Mel Brooks in his office, circa 1980

Mel Brooks in his office at the time he was making "The History of the World, Part I." (Pamela Barkentin Blackburn / May 20, 2013)

"Do I get paid for this?" says Mel Brooks at the end of Robert Trachtenberg's biographical documentary, "Mel Brooks: Make a Noise," premiering Monday as part of the PBS series "American Masters." "If this program was called 'Dutch Masters,' I'd have boxes of cigars. But I had to be foolish and settle for 'American Masters.'"

Writer, director, comedian, actor, producer, songwriter and drummer (because, as a drummer, you "made the most noise"), Brooks, who turns 87 this year, is in the midst of a long public moment. On June 6, Martin Scorsese will present him with the American Film Institute's Life Achievement Award (to be broadcast June 15 on TNT and July 24 on TCM, along with his first two films, "The Producers" and "The Twelve Chairs"). The DVD/CD set "The Incredible Mel Brooks: An Irresistible Collection of Unhinged Comedy," a motley array of Brooks' short films, TV works, guest shots and interviews, was released by Shout Factory late last year. In April, Judd Apatow interviewed Brooks and best friend and longtime intermittent collaborator Carl Reiner for a Comedy Central/Twitter-sponsored event at the Paley Center for Media in Beverly Hills; in May, there were Paley events on both coasts related to the Tranchtenberg documentary. Undoubtedly I am leaving something out.

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Seeing the musical "Anything Goes" on Broadway set him on a career path when he was 9 years old: "No factories for me. no driving a cab... I'm going to write things that are in my soul and in my heart, and I'm going to be in show business... and I was going to enjoy my life and have fun... and I did."After a brief stab at performing, Brooks moved behind the scenes, writing for Sid Caesar, on stage and then television, for the golden-age "Your Show of Shows," where, Brooks says here, the writing reflected what was "au courant in New York and what was au courant forever, the human condition." It was there that he met Carl Reiner; their 2,000-year-old man routine, which spawned hit records and many TV appearances in the 1960s, would make his famous in its own right.

An intellectual with a taste for big, broad laughs, Brooks' public persona (and to judge by "Make a Noise," his private one as well) mixed the silly and the sophisticated. His irreverence -- he would make jokes about Jesus on the one hand, and Hitler and the other -- was tonic in an age before that attitude was merely commonplace. Even the overt Jewishness of his humor felt somehow subversive. Says David Steinberg, "His point of view has to do with being as funny as he can make anything; that's a very liberating way to be -- it doesn't even occur to him that that's going to be offensive at some point."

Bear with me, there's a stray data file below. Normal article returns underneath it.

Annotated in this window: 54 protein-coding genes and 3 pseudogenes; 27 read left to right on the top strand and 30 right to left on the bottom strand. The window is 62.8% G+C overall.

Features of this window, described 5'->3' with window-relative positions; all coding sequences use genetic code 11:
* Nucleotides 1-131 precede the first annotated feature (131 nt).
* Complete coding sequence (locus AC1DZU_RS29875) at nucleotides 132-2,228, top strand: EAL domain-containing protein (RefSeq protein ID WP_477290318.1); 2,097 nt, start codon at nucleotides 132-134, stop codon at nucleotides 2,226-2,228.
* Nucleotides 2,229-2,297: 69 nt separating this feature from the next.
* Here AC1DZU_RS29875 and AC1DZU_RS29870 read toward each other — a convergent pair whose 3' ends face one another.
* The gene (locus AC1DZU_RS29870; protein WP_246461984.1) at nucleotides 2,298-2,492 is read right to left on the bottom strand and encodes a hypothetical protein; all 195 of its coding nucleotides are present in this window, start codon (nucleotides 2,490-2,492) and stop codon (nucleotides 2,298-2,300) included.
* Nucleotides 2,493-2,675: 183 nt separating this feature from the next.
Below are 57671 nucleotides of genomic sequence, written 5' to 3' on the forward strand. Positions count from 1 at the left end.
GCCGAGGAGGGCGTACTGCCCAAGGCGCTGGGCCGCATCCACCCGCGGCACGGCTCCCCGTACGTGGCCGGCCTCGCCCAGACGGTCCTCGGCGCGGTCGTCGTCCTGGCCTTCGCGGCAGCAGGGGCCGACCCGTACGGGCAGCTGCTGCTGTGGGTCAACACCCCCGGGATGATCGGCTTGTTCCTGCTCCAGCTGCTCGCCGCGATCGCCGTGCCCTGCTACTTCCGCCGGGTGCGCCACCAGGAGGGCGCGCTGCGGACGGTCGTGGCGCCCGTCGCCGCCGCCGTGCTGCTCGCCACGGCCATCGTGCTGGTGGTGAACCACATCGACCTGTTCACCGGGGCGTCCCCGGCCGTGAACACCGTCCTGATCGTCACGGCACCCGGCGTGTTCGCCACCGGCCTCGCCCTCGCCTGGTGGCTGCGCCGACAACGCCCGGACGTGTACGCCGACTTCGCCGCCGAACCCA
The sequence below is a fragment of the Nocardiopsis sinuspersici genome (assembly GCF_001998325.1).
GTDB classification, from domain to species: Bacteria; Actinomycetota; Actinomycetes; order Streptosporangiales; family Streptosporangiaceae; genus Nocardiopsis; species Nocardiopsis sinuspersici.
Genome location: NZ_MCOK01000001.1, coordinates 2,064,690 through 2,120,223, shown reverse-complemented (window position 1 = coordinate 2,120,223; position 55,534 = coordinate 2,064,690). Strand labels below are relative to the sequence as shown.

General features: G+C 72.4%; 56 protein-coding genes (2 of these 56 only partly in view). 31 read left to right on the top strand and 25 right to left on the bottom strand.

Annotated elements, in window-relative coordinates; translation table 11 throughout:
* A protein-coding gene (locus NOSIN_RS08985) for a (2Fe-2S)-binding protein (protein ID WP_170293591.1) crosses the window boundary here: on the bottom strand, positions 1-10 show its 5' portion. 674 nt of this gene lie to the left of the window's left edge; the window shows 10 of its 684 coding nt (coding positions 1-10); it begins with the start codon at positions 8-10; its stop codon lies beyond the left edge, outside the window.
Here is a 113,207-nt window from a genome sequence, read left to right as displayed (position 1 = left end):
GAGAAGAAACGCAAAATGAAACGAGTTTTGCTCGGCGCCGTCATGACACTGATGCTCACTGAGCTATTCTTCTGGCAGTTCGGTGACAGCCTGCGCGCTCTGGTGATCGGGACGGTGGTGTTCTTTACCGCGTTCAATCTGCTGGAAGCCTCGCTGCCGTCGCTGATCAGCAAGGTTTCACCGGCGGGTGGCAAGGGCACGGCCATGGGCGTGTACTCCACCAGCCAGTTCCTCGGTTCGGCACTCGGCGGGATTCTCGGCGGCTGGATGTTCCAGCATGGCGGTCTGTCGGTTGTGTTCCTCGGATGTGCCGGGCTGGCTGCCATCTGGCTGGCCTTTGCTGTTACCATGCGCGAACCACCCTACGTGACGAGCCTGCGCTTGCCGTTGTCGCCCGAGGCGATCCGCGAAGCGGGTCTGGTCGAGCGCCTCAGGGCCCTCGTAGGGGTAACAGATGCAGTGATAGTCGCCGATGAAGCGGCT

He went on to co-create "Get Smart!" with Buck Henry. "The Producers" he envisioned as a book, rewrote as a play when told it had too much dialogue for a book, and rewrote as a film when told it had too many sets for a play. (Eventually, it did reach the stage, as a musical -- as "Young Frankenstein" did afterward -- which in turn became a movie.) In his early 40s, "The Producers" made him a director; the screenplay won him an Oscar. And a film career began.

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Trachtenberg frames his documentary with images of a limousine racing Brooks to (and then away) from a sound stage for his interview. He includes microphone booms and image-doubling monitors in the shot and cuts from angle to angle, as if a simple talking head were an insult to Brooks' own cyclonic energy; and it is true that his subject is better observed in a medium shot that includes the expressive, symmetrical motions of his hands and his arms and an overall inability to sit still.

Many friends and collaborators chime in, including Reiner, Rob Reiner, Cloris Leachman, Barry Levinson, Nathan Lane and Joan Rivers. Film clips include Gene Wilder (from "The Producers," "Blazing Saddles" and "Young Frankenstein") and the late Madeline Kahn, who, along with Tracy Ullman, speaks to Brooks' love of women and comfort around funny women. (It's time as well for a serious look back at Kahn's work.)

And there is, off course, the also-late Anne Bancroft, the partner in Brooks' cosmetically asymmetrical second marriage, and whose appearances here suggest that she was very much a kindred spirit and co-conspirator. "I was in love with him instantly," she says, "because he looked like my father, and he acted like my mother."

Brooks is smart, funny, reflective and seemingly candid. ("I'm giving you the truth now -- you ask question, you get the truth.") He is matter-of-fact, in an excitable way, about the ups and downs of his life, recalling a time when, out of work, between the Caesar years and "Get Smart!" he was in such distress that he was "jogging around New York and puking between parked cars." (Says Reiner: "He was so anxious he was actually suicidal at times.") If he understands the limits of his abilities ("I don't even know if I'm talented... but I've told so many people that I'm talented, so they believe it, and they tell me I'm talented"), they don't worry him much: "I've got to admit something," he says. "I don't really do anything for the audience ever. I do it for me, and most of the time the audience joins me."

They have even come around to "Spaceballs."